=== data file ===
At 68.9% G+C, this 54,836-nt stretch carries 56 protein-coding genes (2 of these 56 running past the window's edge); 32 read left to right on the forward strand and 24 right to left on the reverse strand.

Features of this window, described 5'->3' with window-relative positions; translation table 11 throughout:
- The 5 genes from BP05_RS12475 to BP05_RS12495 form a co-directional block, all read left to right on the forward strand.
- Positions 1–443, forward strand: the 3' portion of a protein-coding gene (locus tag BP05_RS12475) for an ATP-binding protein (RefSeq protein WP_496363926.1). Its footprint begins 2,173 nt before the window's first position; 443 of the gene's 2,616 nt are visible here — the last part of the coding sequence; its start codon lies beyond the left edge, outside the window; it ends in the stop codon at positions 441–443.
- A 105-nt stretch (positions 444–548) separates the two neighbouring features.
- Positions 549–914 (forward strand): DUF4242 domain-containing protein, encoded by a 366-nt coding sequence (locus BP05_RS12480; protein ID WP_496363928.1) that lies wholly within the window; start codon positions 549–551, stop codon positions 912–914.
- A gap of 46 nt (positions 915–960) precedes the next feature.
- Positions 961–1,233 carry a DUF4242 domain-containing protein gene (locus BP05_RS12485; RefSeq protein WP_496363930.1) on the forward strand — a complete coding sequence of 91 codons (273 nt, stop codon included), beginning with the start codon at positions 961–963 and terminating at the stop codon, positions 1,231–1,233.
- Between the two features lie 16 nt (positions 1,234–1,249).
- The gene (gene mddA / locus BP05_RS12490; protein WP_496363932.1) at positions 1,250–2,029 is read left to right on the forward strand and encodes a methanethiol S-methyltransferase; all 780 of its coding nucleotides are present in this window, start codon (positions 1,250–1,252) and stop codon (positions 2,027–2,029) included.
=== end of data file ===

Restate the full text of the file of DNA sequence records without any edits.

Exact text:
At 68.9% G+C, this 54,836-nt stretch carries 56 protein-coding genes (2 of these 56 running past the window's edge); 32 read left to right on the forward strand and 24 right to left on the reverse strand.

Features of this window, described 5'->3' with window-relative positions; translation table 11 throughout:
- The 5 genes from BP05_RS12475 to BP05_RS12495 form a co-directional block, all read left to right on the forward strand.
- Positions 1–443, forward strand: the 3' portion of a protein-coding gene (locus tag BP05_RS12475) for an ATP-binding protein (RefSeq protein WP_496363926.1). Its footprint begins 2,173 nt before the window's first position; 443 of the gene's 2,616 nt are visible here — the last part of the coding sequence; its start codon lies beyond the left edge, outside the window; it ends in the stop codon at positions 441–443.
- A 105-nt stretch (positions 444–548) separates the two neighbouring features.
- Positions 549–914 (forward strand): DUF4242 domain-containing protein, encoded by a 366-nt coding sequence (locus BP05_RS12480; protein ID WP_496363928.1) that lies wholly within the window; start codon positions 549–551, stop codon positions 912–914.
- A gap of 46 nt (positions 915–960) precedes the next feature.
- Positions 961–1,233 carry a DUF4242 domain-containing protein gene (locus BP05_RS12485; RefSeq protein WP_496363930.1) on the forward strand — a complete coding sequence of 91 codons (273 nt, stop codon included), beginning with the start codon at positions 961–963 and terminating at the stop codon, positions 1,231–1,233.
- Between the two features lie 16 nt (positions 1,234–1,249).
- The gene (gene mddA / locus BP05_RS12490; protein WP_496363932.1) at positions 1,250–2,029 is read left to right on the forward strand and encodes a methanethiol S-methyltransferase; all 780 of its coding nucleotides are present in this window, start codon (positions 1,250–1,252) and stop codon (positions 2,027–2,029) included.